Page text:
The jail does not have an in-house means of testing for COVID-19. Any potential cases must be tested at Mercy Regional Medical Center.
“I think if you look at what is happening throughout the world, this certainly is something that is going to affect us,” Aber said. “We’re in a closed environment. It just takes one person in that closed environment to create a risk for everybody.”
In Montezuma County, law enforcement vehicles are being regularly wiped down with sanitizer.
Between the (book) coversIn public spaces like libraries, people – and their germs – gather. But librarians also have a non-human germ vector to watch: books.
Groups of libraries regularly pack up books, send them to a courier service where they get packaged and sent to other libraries. But novels are like money. They can be pretty dirty.
“It’s important to take precautions – not to overreact – but to take precautions before that first case is reported,” said Marcia Vining, Ignacio Community Library director.
In Ignacio, staff have cleaned book covers as a matter of protocol for over a year. With the flu season and COVID-19, the library added light switches, door handles and other high-contact surfaces to its cleaning list.
Pine River Library staff in Bayfield also clean books and high-contact surfaces, even stocking cleaning wipes and masks to give to patrons when necessary. Durango Public Library does not clean its books, but it does thoroughly clean the building and is watching CDC guidelines.
Experts do not know how long the virus remains active without a human host because COVID-19 is so new.
The CDC said coronaviruses, a name that simply refers to the shape of the virus, have poor survivability on surfaces and there is likely a low risk of spread from products or packaging.
After numerous people who attended a Buddhist temple in Hong Kong fell ill, samples from restroom faucets and other surfaces tested positive for coronavirus, according to a New York Times article.
Other coronaviruses remained on metal, glass and plastic for two hours to nine days, according to a German study published in February.
Surface disinfectants effectively inactivated the coronaviruses, the study said.
“Please respect other people, and either don’t come in sick or wear a mask,” Vining said.
Health agencies review emergency planWhile there have been zero confirmed cases of the virus in Southwest Colorado, San Juan Basin Public Health continues to evaluate the risk of an outbreak with its emergency management plan for La Plata County, said Claire Ninde, SJBPH’s director of communications.
“The purpose of our plan is to promote a system to save lives, protect public health and environment, alleviate damage and hardship, and reduce future vulnerability within Archuleta and La Plata counties,” Ninde said in an email to The Durango Herald.
SJBPH’s emergency plan involves different levels of activation, depending on the emergency. As of Thursday afternoon, the health department had activated its emergency plan at a Level 2 for enhanced response, the middle of three levels, with Level 1 reserved for a high severity pandemic disease outbreak or a major natural hazard disaster. Level 2 involves opening a Department Operations Center and implementing its Incident Command System to increase coordinated response efforts in the community.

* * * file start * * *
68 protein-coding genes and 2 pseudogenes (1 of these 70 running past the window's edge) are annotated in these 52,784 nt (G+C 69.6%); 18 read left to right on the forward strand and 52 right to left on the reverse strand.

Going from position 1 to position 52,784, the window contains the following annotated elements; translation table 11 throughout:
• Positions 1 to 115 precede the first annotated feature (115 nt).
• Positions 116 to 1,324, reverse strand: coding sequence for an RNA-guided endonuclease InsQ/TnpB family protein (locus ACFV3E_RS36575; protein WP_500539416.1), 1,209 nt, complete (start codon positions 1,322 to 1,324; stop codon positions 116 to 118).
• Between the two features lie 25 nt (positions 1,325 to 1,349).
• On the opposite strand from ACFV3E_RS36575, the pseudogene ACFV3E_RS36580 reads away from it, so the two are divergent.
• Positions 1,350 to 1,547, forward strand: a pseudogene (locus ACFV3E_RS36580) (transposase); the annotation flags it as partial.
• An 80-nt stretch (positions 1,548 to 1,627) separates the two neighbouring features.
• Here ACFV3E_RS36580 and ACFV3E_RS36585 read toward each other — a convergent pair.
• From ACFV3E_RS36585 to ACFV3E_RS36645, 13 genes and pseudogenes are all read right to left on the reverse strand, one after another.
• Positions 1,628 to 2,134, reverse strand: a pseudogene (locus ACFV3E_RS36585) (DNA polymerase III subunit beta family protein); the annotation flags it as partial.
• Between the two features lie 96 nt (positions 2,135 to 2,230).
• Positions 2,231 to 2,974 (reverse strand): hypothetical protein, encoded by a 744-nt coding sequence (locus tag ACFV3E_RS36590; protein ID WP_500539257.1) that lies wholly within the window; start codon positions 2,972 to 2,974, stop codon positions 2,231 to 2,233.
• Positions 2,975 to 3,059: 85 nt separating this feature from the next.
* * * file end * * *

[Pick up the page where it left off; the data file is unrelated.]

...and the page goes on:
While the health department is responsible for handling much of the community response coordination, Mercy Regional Medical Center handles the testing for COVID-19. Similar to a flu test, a COVID-19 test is obtained by a swab of the patient’s nasal canal and then transported from the Mercy lab to the Colorado Department of Public Health and Environment, said Dr. Jennifer Rupp, infectious disease physician with Four Corners Infectious Disease and Internal Medicine at Mercy.
In the event someone in the community tested positive for COVID-19, San Juan Basin Public Health has a series of protocols in place, Ninde said. The health department would first notify regional medical providers, release the information to the media and continue to share the news via social media, its website, radio and television.
Ninde added the health department has heard rumors of sell-outs of hand sanitizer and disinfectant in stores but could not verify where. She encouraged concerned residents to check the website SJBPH established for COVID-19 updates.
Use the wipesThe city of Durango has taken precautionary steps to provide additional disinfecting wipes and gels in public and employee areas.
City custodians have been directed to maintain “strict cleaning and disinfection” of city facilities, according to a news release.
The municipality is working with San Juan Basin Public Health and other local, state and federal partners to stay up-to-date on the spread of the disease.